Save all documents relating to the job. This includes bids, contracts, change orders, invoices, receipts, appliance brochures and warranties, service agreements, building department records, and other notes. You can decide how extensive to make your filing system, as long as it is well-organized and maintained.

Small Projects:
Some Suggestions
Here are some suggestions for ways to add a classy touch to an existing house. Many of these projects can be done by a single company or individual. Check the web and the Yellow Pages.

* Install a gorgeous new front door. This is what most people see first, and replacing your plain door with a beautiful new one is relatively simple, as door openings are fairly consistent. You can stop by your local lumber store to look at catalogs and make a selection. Natural wood grains offer a rich appearance which can be enhanced by one or more window panels featuring beveled glass, stained glass, or frosted designs. Today's technology allows such decorative features to be installed while maintaining high security and energy efficiency. For less maintenance, consider a fiberglass door or an insulated steel door, painted with an accent color. These doors come with many different patterns such as the traditional "six-panel" look, and also come with decorative windows. Steel is a high-security material, and is easier to maintain than natural hardwood. There are also steel doors manufactured to look like wood. Fiberglass doors resist denting and don't get as hot in direct sun. There are countless styles to select from.

* Replace your door hardware with better-quality locks. Hardware can become scuffed through hard use; and fresh, shiny decorator styles will add a classic touch. Replacing interior hardware, such as towel bars in the bathroom, can also dress up a small space.

* Replace a window with a garden window, or add a glass sunroom. If this is too expensive, consider installing window awnings. They can add interest and color to the exterior of the house as well as shading the interior of the room. Shading west-facing glass can also reduce your cooling bills.

* Redesign closet interiors. Modular systems can be purchased, or your own design can be built in place by a carpenter. Adding shelves or cabinets in your garage is another way to add storage space without adding a room.

* Add a fireplace. Whether you prefer a wood-burning fireplace or the convenience of gas, there are many styles to choose from. Some are free-standing and others can be built into a wall with a designer finish; the zero-clearance models need very little floor space. A handsome fireplace design will dress up your living room, family room, or bedroom even when you don't have a fire burning.

* Install a whirlpool bathtub. If you don't have the space or the inclination for an outdoor spa, you can still relax in your own bathroom with bubbling warm water soothing away stress. (Be aware that this may require adding another electrical circuit to your bathroom, and possibly reinforcing the floor.)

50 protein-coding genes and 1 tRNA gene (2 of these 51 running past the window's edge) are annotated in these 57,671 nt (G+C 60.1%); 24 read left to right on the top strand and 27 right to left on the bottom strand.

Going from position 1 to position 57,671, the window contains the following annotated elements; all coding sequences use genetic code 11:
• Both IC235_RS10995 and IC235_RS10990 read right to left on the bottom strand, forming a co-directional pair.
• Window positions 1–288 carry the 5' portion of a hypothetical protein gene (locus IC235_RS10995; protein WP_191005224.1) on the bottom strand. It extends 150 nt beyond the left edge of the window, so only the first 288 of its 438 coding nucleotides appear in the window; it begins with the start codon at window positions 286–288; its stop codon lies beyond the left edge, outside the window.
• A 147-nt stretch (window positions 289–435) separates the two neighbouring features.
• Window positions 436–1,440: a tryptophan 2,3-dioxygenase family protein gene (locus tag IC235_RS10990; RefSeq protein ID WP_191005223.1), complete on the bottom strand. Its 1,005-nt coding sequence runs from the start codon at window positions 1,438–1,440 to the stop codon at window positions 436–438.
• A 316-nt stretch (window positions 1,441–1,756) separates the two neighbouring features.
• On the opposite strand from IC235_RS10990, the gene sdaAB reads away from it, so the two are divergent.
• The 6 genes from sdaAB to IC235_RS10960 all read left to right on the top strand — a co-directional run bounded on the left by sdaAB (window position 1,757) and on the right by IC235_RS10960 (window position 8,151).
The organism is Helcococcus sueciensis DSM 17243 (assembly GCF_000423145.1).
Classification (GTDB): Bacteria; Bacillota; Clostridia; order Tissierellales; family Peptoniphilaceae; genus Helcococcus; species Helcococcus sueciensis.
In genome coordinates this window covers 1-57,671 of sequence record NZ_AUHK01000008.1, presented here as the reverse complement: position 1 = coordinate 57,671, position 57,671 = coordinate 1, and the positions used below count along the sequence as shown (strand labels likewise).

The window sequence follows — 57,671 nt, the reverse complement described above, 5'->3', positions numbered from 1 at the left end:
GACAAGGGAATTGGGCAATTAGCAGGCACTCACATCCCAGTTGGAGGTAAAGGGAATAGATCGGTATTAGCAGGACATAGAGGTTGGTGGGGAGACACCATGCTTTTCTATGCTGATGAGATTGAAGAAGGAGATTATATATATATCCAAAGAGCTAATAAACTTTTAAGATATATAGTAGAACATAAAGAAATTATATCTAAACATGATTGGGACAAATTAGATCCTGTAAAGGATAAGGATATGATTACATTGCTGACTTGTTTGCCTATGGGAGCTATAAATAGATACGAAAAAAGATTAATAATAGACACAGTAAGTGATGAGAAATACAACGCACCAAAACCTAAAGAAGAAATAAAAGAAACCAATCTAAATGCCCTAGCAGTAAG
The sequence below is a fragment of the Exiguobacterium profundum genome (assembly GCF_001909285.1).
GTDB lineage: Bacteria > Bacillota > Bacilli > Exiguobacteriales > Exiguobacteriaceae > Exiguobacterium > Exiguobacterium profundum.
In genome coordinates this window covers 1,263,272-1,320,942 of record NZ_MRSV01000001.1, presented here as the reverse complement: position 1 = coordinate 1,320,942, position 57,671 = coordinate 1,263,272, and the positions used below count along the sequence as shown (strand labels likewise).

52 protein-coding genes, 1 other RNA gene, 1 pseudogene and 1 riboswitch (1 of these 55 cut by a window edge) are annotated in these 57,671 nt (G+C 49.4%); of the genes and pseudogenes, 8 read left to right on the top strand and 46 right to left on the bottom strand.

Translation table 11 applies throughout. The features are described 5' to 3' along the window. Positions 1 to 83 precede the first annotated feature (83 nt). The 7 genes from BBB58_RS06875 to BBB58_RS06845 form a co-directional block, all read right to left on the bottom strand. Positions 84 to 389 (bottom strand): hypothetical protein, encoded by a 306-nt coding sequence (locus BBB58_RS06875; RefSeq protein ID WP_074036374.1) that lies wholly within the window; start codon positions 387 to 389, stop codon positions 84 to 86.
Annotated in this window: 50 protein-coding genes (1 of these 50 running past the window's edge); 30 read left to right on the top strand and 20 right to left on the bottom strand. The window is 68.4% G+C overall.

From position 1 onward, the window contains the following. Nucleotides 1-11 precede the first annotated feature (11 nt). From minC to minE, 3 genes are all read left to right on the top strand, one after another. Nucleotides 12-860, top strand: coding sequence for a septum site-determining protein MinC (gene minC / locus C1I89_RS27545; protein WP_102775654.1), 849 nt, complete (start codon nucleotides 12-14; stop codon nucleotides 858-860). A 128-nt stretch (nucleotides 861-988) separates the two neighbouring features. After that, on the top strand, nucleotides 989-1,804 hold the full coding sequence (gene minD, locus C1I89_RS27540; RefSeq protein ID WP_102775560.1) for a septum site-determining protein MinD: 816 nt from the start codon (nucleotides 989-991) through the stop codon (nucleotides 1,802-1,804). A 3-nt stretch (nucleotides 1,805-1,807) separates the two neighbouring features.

* Replace light fixtures. You can improve the lighting as well as the appearance of a room with an attractive new fixture. Styles range from smooth contemporary designs to ornate, traditional ones. Upgrading exterior fixtures will give your house a new look, especially if you maintain the trim and landscaping as well.

* Paint exterior trim. The moisture from rain or fog can cause the paint on your trim to crack and peel faster. Scraping and repainting the areas of your home that are painted with an accent color will help to protect the wood and vastly improve the appearance. Paint the whole house if it needs it. Updating the colors can make a tremendous difference in how you feel about your house, and can improve the chances of a sale if you wish to move.

* Install a new sectional steel roll-up garage door with opener. This will provide much easier access to your garage, and may be safer than the old tilt-up styles. If the door is insulated it will provide better protection for the things stored in the garage. Many houses have the garage in the front, facing the street. A new door can vastly improve the appearance of an older home if the old door is aging.

* Replace your floor coverings. New carpet will help make your house look like new. Styles change, and carpets wear out. Kitchens and bathrooms can also sparkle if floor coverings are replaced.

* Replace your window coverings. There are many new window treatments available today. New shades, valences, blinds, or drapes will bring a contemporary look to an aging living space.

* Replace your counter tops. Plastic laminates come in a wide range of colors and textures. Ceramic tile is attractive and durable, and will upgrade the look of even a small kitchen. Check with remodeling experts to see the wide range of products available for kitchens and bathrooms.

There are many books and magazines available that showcase new products. Browse through them to get ideas for goodies that will work for you. Just like the advanced features of a new car, new accessories for your house will increase your appreciation of something you take for granted--your home.